Awards at the 2021 Christmas Meeting
2022 January 29
At this meeting, I presented both the 2020 and 2021 Steavenson Awards, as well as certificates to two winners of the 2021 Sir Patrick Moore Prize.
The Steavenson Award consists of books and is given to a member who has made an outstanding contribution to observational astronomy. It was won in 2020 by Alexandra Hart (as detailed in the 2021 February Journal). She was present to accept her award: the book Solar Astronomy.
The Steavenson Award was won in 2021 by Dale Holt. Dale was cited as a prolific observer of the deep sky, having submitted 760 observations to the Deep Sky Section between 2007 and 2021. He has developed a unique method of observation, using a video camera at the focus of his 505mm telescope, then feeding the signal to a monitor and making pencil sketches of the image that are scanned, thus combining old and new technology. He often records under-observed objects, such as galaxies in the ARP and Hickson catalogues. His sketches regularly appear in the Journal and the Deep Sky Section Newsletter, and have featured in Sky & Telescope magazine. Dale received a book token from the President.
The Sir Patrick Moore Prize was won jointly this year by three people who have excelled in encouraging public interest in astronomy: Mary McIntyre, Howard Parkin, and Andrew Robertson. The Prize to each of them was £250, plus a year’s free membership of the Association and a certificate. Mary and Howard were able to attend the meeting. (Andrew is intending to have his presentation at the Nottingham meeting in June.)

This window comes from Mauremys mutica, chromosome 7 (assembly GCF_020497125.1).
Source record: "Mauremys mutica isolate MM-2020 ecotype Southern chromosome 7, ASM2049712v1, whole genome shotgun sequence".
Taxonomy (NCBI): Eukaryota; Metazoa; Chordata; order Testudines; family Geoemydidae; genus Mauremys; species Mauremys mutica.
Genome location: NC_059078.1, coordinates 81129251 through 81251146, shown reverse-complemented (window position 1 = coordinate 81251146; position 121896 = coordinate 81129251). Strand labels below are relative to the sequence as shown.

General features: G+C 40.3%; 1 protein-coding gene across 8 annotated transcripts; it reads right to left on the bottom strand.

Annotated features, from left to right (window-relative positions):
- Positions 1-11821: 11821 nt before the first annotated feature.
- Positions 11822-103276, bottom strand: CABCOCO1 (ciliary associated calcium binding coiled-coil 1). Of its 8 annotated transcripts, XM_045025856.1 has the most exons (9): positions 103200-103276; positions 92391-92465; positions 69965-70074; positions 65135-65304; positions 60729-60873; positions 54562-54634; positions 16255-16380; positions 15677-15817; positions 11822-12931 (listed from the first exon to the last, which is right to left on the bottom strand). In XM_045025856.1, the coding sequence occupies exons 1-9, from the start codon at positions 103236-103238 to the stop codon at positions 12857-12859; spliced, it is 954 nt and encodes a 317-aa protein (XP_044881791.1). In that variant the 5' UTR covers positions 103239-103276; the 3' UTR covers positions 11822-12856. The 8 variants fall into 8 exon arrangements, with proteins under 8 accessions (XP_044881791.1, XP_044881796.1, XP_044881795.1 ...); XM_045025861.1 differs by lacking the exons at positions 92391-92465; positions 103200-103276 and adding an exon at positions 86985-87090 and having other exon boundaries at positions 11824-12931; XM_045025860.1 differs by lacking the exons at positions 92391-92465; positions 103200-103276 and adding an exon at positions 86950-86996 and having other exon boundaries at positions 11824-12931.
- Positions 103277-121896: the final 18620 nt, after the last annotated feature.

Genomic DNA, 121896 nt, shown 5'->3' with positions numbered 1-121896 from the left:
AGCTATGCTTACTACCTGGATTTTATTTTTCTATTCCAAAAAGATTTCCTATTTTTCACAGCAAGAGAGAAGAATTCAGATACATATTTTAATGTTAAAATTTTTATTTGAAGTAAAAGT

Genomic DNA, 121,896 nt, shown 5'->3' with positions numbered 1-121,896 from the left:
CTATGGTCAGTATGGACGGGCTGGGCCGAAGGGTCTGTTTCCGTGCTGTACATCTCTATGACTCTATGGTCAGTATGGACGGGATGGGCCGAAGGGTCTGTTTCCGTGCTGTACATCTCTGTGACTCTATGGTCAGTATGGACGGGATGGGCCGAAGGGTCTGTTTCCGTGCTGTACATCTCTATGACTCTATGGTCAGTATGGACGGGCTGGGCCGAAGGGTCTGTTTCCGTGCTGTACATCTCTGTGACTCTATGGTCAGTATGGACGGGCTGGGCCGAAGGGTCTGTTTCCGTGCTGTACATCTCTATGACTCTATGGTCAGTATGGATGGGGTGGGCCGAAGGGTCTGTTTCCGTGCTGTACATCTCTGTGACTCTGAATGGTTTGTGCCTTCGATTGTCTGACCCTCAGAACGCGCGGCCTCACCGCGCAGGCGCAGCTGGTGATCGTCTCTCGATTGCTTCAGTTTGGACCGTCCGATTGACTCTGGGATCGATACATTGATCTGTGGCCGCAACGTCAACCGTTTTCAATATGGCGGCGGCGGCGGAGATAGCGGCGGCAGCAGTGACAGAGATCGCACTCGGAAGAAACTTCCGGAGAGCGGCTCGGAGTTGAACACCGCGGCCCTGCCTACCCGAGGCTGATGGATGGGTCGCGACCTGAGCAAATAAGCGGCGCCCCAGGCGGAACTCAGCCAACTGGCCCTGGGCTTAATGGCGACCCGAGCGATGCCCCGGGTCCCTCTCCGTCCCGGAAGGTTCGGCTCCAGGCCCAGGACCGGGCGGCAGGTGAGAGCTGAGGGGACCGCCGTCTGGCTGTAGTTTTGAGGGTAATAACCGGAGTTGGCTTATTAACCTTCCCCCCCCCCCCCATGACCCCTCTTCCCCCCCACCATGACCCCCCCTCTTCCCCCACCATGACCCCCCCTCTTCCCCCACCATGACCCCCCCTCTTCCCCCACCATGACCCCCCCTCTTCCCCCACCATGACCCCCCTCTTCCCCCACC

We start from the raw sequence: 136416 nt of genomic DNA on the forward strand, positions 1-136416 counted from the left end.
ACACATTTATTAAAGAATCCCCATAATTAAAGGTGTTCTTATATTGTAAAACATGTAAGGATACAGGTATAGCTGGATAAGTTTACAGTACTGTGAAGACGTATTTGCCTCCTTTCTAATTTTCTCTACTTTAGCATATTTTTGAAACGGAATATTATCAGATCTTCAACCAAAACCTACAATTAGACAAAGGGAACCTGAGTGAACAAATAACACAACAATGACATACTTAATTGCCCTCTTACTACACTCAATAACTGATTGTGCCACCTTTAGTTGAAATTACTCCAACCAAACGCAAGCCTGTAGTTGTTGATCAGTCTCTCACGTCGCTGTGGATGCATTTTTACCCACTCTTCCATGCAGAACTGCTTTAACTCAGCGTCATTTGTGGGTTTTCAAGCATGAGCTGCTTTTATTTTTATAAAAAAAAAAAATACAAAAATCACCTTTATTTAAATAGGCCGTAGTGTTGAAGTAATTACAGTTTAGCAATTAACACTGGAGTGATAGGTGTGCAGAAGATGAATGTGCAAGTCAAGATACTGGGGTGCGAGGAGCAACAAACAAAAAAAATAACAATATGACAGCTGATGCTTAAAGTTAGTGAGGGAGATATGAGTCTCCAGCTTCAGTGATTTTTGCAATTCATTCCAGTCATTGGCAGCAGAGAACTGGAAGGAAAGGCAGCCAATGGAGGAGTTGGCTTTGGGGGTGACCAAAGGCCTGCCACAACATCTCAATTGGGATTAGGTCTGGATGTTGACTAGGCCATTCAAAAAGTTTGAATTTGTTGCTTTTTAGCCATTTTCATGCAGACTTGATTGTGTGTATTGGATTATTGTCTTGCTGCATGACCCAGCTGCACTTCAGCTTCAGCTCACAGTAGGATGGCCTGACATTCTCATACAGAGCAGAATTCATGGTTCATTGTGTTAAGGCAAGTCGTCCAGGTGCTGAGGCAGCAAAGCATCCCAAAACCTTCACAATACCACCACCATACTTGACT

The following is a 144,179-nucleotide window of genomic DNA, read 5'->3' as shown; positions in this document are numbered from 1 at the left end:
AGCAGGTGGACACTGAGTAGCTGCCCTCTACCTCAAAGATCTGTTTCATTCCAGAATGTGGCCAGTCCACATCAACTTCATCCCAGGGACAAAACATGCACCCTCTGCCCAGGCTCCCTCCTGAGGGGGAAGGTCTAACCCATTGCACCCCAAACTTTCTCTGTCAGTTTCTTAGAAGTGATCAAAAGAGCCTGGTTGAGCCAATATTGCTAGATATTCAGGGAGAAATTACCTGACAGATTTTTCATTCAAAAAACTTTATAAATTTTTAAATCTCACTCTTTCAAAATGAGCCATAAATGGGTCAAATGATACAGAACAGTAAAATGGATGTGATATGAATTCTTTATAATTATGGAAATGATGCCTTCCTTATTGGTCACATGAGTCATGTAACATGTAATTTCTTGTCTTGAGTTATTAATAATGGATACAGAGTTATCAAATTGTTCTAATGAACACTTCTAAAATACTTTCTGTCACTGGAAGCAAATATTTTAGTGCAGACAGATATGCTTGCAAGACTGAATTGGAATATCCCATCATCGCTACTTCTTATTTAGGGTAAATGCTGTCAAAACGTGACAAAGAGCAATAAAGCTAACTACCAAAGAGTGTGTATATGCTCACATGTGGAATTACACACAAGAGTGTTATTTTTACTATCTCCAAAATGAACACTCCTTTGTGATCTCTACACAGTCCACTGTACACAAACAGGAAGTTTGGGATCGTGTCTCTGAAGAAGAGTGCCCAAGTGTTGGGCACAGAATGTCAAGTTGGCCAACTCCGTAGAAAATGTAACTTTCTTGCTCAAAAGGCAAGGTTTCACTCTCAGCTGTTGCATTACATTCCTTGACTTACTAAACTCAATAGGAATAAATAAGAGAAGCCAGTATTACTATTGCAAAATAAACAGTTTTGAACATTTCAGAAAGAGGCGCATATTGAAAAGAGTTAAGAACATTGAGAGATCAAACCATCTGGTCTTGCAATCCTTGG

Mary McIntyre gives around 50 lectures per year on astronomy and astrophotography; she specialises in the history of women in astronomy, and other subjects. She speaks to adult groups like the University of the Third Age (U3A) and the Women’s Institute, as well as to schools and youth groups like the Cubs and Scouts, in addition to giving audio-only talks to visually impaired groups. She has a YouTube channel where she presents tutorial-style videos teaching techniques of observation and imaging. She has regularly been on the radio and has produced podcasts. In addition, she writes for BBC Sky at Night magazine and oversees the UK Women in Astronomy Network (UKWIAN) social media pages. She even runs outreach events in her back garden. She does all these in spite of mobility issues. We consider her an outstanding ambassador for astronomy.
Howard Parkin is a leading light in astronomy on the Isle of Man (from which he had journeyed to attend the meeting). He was a founder of the IoM Astronomical Society, and since 1985 he has been giving adult education classes on the island. He has talked to ministers in the Isle of Man government, and was instrumental in getting Dark Sky Discovery Site status for 26 areas. He also advised the Isle’s postal authority on producing astronomy-themed stamps. He regularly visits schools and hosts groups of Scouts and Guides at the Isle of Man Observatory, helping them to get their astronomy badges. He also has a regular programme on Manx Radio. Howard has brought many people to the subject through an enthusiasm for astronomy that crosses all age groups and abilities.
David Arditti, President
Ed. Note: The other 2021 awards (the Walter Goodacre Medal & Gift to Lyn Smith, the Merlin Medal & Gift to Raffaello Lena and Barry Fitz-Gerald, and the Sir Patrick Moore Prize to Andrew Robertson) will be more fully detailed in the Journal when they are formally presented. Congratulations to all.